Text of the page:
During my final year at Portland State University(PSU), I came to find out about a conference happening in Seattle. While completing my undergraduate degree at PSU, I had attended a range of environment/sustainability conferences around the US. However, I always came across the barrier, my peers were not like me.
When I got an email with an invitation from Mobilize Green, I decided to give them my information. Little did I know what was ahead of me. I was contacted a few days later, a phone call where a lady asked about my interest in equity, racial justice, and environmental justice.
I was shocked to have these questions directed to me, so I spoke out to the lady on the phone, I started to question their real intensions. Historically underrepresented communities have a hard time getting investments - I agreed to attend.
A few months later, I was in Seattle being welcomed by the Michael Shiosaki, the first gentlemen of the city. He was joined by an array of professionals of color from the Forest Service, University of Washington, and the Attorney’s office. They meant business. What was first an empty auditorium, was quickly filled with students of color from across the west coast.
As I looked around the auditorium, I felt so privileged to be able to sit next to so many inspiring individuals. I was most excited to hear the great ideas a group of black ladies had to engage their campus, brilliant ideas, the men in the room were mostly quiet. Being part of such a diverse audience was so new to me, meeting other individuals like me brought clarity to my pathway moving forward. I career in the environmental field is possible.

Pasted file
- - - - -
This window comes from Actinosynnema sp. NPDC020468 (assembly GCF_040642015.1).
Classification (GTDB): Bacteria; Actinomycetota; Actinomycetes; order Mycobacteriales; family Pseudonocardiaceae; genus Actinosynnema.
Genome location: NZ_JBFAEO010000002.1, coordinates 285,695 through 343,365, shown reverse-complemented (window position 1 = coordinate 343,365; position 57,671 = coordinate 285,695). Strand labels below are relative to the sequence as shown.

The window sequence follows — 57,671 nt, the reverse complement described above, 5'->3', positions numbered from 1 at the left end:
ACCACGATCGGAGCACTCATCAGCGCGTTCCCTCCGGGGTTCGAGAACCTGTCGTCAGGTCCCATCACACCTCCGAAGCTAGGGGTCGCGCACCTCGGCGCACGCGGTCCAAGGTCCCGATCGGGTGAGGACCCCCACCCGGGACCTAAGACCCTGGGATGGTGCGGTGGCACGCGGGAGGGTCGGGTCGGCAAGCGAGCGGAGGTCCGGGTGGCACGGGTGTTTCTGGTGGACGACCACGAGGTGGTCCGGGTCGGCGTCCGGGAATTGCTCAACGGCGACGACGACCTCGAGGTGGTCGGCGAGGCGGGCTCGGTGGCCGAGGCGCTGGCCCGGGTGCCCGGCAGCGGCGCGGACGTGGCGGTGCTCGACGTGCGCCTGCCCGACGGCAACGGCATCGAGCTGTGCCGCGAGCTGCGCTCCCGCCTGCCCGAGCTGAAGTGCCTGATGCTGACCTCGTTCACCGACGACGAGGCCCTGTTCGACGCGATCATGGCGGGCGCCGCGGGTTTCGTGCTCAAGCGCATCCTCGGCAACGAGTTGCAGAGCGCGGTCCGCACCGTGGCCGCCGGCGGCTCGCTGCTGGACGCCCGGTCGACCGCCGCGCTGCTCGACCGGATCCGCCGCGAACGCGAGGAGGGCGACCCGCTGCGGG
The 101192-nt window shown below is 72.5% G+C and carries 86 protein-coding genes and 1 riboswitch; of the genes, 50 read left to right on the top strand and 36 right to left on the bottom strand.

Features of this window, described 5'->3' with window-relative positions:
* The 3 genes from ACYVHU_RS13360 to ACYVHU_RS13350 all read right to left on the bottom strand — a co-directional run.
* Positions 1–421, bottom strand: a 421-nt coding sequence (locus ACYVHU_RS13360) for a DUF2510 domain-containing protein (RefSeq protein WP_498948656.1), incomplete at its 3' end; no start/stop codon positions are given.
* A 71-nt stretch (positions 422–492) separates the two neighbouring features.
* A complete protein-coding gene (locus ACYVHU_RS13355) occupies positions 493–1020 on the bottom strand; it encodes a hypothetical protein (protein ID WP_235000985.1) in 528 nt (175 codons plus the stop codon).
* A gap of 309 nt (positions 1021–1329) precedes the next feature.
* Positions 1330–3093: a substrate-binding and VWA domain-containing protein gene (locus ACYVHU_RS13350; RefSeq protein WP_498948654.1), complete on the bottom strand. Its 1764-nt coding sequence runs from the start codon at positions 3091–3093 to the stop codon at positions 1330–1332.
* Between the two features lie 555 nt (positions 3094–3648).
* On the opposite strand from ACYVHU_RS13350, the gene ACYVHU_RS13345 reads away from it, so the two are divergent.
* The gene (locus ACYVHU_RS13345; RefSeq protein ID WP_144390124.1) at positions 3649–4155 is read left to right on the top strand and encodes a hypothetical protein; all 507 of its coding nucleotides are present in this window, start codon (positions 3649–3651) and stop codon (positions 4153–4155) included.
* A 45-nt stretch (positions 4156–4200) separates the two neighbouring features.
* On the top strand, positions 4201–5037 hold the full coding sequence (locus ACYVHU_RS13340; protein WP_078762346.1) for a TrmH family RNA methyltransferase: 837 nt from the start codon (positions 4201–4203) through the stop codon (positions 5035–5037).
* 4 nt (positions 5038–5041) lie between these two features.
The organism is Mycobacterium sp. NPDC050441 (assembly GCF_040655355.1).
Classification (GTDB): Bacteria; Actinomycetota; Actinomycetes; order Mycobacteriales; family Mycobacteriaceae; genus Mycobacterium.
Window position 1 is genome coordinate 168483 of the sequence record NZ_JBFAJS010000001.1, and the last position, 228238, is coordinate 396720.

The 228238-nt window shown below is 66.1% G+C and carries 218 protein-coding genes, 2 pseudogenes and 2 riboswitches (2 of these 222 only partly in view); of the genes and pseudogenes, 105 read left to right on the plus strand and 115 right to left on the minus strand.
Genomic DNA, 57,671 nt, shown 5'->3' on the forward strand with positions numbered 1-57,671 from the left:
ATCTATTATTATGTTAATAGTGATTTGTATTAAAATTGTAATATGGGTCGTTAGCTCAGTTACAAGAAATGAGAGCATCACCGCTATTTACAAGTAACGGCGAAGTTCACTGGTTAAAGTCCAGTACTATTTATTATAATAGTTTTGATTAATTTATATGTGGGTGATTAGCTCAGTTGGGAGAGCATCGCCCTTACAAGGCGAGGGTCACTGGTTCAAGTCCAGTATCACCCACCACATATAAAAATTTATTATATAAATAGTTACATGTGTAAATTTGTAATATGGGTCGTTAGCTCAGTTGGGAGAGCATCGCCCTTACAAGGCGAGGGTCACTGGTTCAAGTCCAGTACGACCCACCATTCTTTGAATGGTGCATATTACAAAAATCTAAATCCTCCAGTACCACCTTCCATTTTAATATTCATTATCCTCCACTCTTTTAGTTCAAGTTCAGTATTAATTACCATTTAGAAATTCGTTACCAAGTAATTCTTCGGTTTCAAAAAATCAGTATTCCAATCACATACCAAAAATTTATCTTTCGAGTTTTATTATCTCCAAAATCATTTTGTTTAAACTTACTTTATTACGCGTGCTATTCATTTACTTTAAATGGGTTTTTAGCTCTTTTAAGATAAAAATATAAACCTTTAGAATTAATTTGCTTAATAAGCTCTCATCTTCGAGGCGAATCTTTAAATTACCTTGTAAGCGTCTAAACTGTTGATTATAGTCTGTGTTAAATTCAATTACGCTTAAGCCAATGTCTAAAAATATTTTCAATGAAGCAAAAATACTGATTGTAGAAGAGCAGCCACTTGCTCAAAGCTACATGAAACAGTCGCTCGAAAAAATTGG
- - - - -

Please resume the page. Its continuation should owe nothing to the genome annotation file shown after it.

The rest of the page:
I would like to share three of my memorable moments of the conference. First, was coming to learn about the recent studies on life expectancy between south and north of the city. Seattle Times released an article on it, environmental justice was never presented so clear to me, black and white.
Second, was a lunch session at City Hall. Upon arrival, we were joined by a range of City of Seattle employees, from various bureaus and offices. They took the time to meet us face-to-face, discuss our goals, and really dive deep into the challenges of getting into the environmental field. Many of the students walked away feeling hopeful, empowered, and determined to continue their journey.
Lastly, I participated on an activity that I picked because it was the most hands on, rather then another presentation. The session, “What is your red ball?”, guided participants through a process of making a cardboard box. The box was then decorated with a range of supplies, colors, cutouts, of things that one loves. In the middle of the box, one was to place the things they always seek. The idea was to be able to have an object that described what you always looked for in life (the red ball you chase). I encourage you to find out more about it here.
If you are student of color, that will soon enter into the workforce, I advice you to attend the conference. The next one is taking place in Oakland, CA, on March 2017.